4.  Lucy has a history of getting the last laugh.  When she was young, she went to a dramatic school in New York and was told that she was too shy to have any future in showbiz.  And after being dubbed the Queen of the B Movies, Desilu studios went on to buy the old RKO backlot where she made a lot of those B movies.

5.  Lucy got the best classic film guest stars for her shows.  Who can forget the Harpo Marx and John Wayne episodes of I Love Lucy?  I remember liking the Betty Grable episode of The Lucy-Desi Comedy Hour.  She also got Elizabeth Taylor, Richard Burton, Jack Benny, and Ginger Rogers for episodes of Here’s Lucy as well as Joan Crawford for an episode of The Lucy Show.

For more Lucy appreciation, be sure to visit True Classics to read more contributions from some terrific bloggers.

Elizabeth Taylor (1932-2011)

Where do you even begin when talking about someone like Elizabeth Taylor?  Everybody will remember her for something different: her movies, her glamour, her perfumes, the numerous marriages, the diamonds, her humanitarian work.  No matter what you best remember her for, there’s no denying that she was a completely unforgettable woman.  She was one of the last true legends of classic Hollywood and was truly a one of a kind lady.  One thing’s for sure: the world just got a lot less glamorous.  I think Paul Newman gave the best tribute to Elizabeth that I’ve ever seen:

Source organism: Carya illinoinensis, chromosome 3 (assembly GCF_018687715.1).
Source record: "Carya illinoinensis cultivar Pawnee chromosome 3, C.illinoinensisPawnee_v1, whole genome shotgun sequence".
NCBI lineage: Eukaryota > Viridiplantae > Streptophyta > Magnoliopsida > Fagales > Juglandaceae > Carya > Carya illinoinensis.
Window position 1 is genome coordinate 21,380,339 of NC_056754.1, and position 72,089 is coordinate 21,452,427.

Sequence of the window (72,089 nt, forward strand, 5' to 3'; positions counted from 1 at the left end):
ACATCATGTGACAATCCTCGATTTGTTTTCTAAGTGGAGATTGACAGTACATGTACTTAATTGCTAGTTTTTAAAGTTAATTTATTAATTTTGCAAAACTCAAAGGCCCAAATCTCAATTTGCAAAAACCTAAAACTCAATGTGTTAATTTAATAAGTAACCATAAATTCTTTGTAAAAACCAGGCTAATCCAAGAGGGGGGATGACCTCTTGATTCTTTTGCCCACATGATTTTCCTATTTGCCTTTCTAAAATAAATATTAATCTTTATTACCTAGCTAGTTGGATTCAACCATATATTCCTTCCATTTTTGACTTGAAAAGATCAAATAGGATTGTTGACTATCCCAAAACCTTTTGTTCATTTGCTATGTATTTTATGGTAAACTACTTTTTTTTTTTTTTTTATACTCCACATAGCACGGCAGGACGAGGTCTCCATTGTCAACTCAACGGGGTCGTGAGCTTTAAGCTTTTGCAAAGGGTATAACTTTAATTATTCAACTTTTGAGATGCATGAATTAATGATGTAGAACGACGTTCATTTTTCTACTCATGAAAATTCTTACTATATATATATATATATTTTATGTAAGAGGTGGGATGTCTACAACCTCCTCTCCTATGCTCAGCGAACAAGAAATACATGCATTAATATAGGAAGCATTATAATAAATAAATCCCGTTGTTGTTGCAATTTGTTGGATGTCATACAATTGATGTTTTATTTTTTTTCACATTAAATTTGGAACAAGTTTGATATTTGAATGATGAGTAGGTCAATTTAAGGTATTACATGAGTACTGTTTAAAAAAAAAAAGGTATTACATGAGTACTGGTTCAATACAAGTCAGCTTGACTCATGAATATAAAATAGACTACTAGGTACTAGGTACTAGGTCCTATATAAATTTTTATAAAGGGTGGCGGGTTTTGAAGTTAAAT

TCM will be paying tribute on Sunday, April 10th, 2011 with 24 hours of her movies:

6:00 AM – Lassie Come Home

7:30 AM – National Velvet

10:00 AM – Conspirator

11:30 AM – Father of the Bride

1:15 PM – Father’s Little Dividend

2:45 PM – Raintree County

6:00 PM – Cat on a Hot Tin Roof

8:00 PM – BUtterfield 8

10:00 PM – Who’s Afraid of Virginia Woolf?

12:30 AM – Giant

4:00 AM – Ivanhoe

And now, on a lighter note, a couple of my favorite funny pictures of Elizabeth and her short but sweet appearance on one of my favorite episodes of The Simpsons:

Jane Russell (1921-2011)

Boy, was I sad to come home from work and literally have the first thing I saw when I turned on my computer was the news that Jane Russell had died.  I’ve only really seen a few of her movies, but I’ve always had a great fondness for her.  She always knew who she was and and lived life on her own terms and she made no apologies for it.  Plus she was the star of one of my favorite movies, Gentlemen Prefer Blondes.  I refuse to even call that movie a guilty pleasure because it’s just so much fun to watch.  She and Marilyn are one of my favorite on-screen duos, I always wished they had made more movies together.  Since I’m always going to best remember Jane for Gentlemen Prefer Blondes, I’m just going to share some of her best moments from that movie.